1952 ranch

I know some of you have been waiting patiently or not so patiently, or maybe you’ve even given up on seeing pictures of the new house at all. Sorry about that, I don’t know why it’s taken me so long. I’m going to intersperse pictures with the story of how we found the house. Some of you know we moved from a good sized newer house on two acres on a once quieter country road to be in the town where Rich works. We had decided that we really wanted to be in a neighborhood for the kids’ sake. Since we were moving to a town with lots and lots of very old houses (200+ years), I fully expected we’d be moving into a traditional cape or maybe a New Englander, maybe not historic but probably older. I expected we’d be in a smaller house on a smaller lot but gain the benefits of being in a small town with a strong sense of community and neighborliness. Is that a word? Anyway, I had told our real estate agent I could be happy with 1200 sq. ft. if it was laid out well. (I’d much rather live in a smaller space that is easier to clean and I had gotten really tired of lugging laundry up and down two flights of stairs.)

The market was on our side but we weren’t having too much luck at finding something we really liked. Our house had sold and we moved temporarily into an apartment in town. We were starting to get discouraged when a small ranch came on the market on the Friday afternoon of the weekend we moved out of our old house in late June. Our real estate agent nabbed the first showing for Monday at 12 noon. We drove down the little street and were charmed by the neatly kept lawns, swingsets and toys in many of the yards, and its great location, just a mile from my husband’s office and the boy’s new school. The most shocking thing was that the house was a ranch! Not scarce by any means, but not a typical house style for New England. The other shocking thing was that it was only 1040 sq. ft!

1952 ranch

back of the house and side showing kitchen door

We waited all weekend and went to see it on Monday. It was clean and bright and well kept by the tenants who I have to say had a most amazing collection of art and antiques. I fell in love with the big kitchen and the wood floors, restored but still revealing years of lived in character. The windows, doorframes, and original cabinetry in the kitchen had a warm charm befitting the 1952 birthdate of the house.

living room with picture window front door

I was a little scared of the size but I loved the layout. Unlike most ranches where the living spaces and the bedroom spaces are shaped like two “L”s that fit together to make a rectangle, this ranch is laid out with all of the bedrooms in the back and the kitchen, dining area and living room all in the front. It makes for a very spacious feel to the public part of the house. We put in an offer a few hours after seeing the house, it was accepted and the rest was paperwork. ;)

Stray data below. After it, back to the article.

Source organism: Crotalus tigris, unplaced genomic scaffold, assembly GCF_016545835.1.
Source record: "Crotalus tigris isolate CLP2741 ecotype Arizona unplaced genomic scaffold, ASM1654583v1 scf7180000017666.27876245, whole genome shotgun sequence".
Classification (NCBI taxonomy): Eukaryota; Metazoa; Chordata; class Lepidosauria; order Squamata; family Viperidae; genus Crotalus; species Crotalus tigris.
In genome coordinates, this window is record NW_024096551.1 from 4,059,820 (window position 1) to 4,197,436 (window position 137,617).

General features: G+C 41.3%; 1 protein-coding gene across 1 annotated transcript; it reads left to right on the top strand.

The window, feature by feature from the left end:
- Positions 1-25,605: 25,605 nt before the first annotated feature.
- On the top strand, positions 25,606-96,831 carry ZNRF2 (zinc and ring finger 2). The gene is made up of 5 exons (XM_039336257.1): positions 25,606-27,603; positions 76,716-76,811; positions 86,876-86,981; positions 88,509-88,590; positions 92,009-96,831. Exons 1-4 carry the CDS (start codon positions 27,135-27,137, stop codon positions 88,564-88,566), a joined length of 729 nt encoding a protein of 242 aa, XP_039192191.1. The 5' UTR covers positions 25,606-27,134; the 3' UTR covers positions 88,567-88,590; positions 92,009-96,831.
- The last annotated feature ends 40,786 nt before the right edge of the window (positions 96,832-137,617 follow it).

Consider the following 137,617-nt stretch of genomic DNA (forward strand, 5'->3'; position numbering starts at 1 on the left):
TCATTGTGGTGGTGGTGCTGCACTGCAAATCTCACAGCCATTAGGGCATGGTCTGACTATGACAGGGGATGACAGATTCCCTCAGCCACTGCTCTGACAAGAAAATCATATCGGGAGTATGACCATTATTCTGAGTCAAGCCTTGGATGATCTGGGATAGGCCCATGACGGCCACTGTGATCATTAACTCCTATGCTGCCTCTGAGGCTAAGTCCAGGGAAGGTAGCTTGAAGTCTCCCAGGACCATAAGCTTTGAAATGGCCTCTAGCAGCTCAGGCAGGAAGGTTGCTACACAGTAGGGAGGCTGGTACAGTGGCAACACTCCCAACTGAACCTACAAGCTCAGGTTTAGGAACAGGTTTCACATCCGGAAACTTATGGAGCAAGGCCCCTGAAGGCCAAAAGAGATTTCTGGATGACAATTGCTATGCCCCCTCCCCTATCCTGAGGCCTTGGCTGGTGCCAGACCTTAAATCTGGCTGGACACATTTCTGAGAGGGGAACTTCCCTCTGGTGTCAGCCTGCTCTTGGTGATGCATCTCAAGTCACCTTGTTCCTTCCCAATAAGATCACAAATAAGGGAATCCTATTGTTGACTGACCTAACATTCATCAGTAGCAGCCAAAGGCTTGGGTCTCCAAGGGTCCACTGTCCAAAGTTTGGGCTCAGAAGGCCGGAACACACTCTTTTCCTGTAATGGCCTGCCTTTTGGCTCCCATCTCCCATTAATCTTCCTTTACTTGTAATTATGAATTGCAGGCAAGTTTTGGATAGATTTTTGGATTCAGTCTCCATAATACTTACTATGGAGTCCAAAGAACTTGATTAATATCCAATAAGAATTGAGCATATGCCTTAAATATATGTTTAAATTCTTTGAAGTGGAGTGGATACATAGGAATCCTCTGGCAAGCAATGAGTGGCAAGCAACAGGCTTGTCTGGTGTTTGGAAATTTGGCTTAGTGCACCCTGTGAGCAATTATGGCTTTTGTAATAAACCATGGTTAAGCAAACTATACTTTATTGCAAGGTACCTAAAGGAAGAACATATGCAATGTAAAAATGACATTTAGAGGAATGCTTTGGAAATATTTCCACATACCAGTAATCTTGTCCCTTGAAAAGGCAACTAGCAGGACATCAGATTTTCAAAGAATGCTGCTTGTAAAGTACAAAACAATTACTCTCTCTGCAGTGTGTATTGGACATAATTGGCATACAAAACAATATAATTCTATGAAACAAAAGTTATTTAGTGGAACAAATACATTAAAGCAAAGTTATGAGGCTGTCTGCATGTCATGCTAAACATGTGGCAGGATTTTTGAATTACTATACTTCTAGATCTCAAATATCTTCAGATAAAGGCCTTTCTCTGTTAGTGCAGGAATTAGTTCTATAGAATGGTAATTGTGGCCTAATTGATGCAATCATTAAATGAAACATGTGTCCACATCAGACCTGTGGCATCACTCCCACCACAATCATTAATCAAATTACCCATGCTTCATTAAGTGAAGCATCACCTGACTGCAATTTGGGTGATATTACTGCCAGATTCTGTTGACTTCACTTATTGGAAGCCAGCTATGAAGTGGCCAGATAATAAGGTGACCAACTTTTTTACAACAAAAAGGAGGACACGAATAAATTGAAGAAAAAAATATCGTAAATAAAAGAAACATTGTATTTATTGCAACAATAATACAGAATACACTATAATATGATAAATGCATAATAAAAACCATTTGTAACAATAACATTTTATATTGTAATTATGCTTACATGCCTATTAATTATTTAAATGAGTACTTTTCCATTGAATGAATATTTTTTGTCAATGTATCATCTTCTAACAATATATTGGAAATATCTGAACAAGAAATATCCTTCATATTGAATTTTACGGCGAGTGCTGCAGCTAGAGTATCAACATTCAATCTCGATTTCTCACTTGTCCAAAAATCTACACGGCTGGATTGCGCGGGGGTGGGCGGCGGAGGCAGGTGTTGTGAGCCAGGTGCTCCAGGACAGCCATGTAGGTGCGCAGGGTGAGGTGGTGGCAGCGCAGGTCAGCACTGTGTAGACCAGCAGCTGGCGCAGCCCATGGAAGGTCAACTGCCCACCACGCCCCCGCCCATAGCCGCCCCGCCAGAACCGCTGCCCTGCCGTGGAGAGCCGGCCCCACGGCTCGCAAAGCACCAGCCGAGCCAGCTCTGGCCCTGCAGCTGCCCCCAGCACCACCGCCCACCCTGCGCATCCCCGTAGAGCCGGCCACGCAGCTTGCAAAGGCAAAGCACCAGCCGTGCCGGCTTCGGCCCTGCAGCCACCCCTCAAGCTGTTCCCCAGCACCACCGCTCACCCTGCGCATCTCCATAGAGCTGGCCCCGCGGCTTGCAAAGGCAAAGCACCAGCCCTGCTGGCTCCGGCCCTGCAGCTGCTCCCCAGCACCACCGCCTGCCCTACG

1952 ranch floorplans

During the wait until settlement, I spent hours online researching all things mid-century modern. I didn’t think I’d care for the style of the time period but I knew that the more I get to know something (or someone) I can usually find something to like, and so I have. Now to figure out how to start incorporating those things I like into our mish mash lack of decor. My favorite resource has quickly become Pam’s RetroRenovation blog.

We moved in a week or two before school started with the help of many friends from church. Six months later we had met many of our neighbors despite being so busy with school starting and the weather turning cold. We had a great time building forts and slides and tunnels in the snow over one of the snowiest winters in the ten years we’ve lived in Maine.

As the snow melted we saw even more walkers out and about. I’m actually enjoying living in a neighborhood more than I expected. And I don’t mind living in a ranch either! I may never go back to stairs. In fact, if I can find a way to shoehorn the washer and dryer into the kitchen I would reallllly be a happy camper. (And yes this would be an acceptable idea for the time period.) Not that I have any intentions of living in a period museum, but I do like to know the history of older things and try to respect their “bones” if you know what I mean.

The bathroom was completely redone not too long ago and is sort of IKEA modern looking which is fine except for the light fixture which doesn’t look right at all to me and the fact that it really needs some additional storage inside the bathroom. At least there is a cute little built in linen closet just outside.

IKEA rectangular sink makes the most of small bathroom built in linen closet

The original linoleum was apparently too far gone to be usable but rather than glue something down onto it, the sellers had chosen to install click tiles in a neutral grayish faux marble look. It’s okay. But it is interesting to know that we can easily take a peak underneath if we ever want to. It runs throughout the kitchen, bath and hallway. All other rooms are hardwood.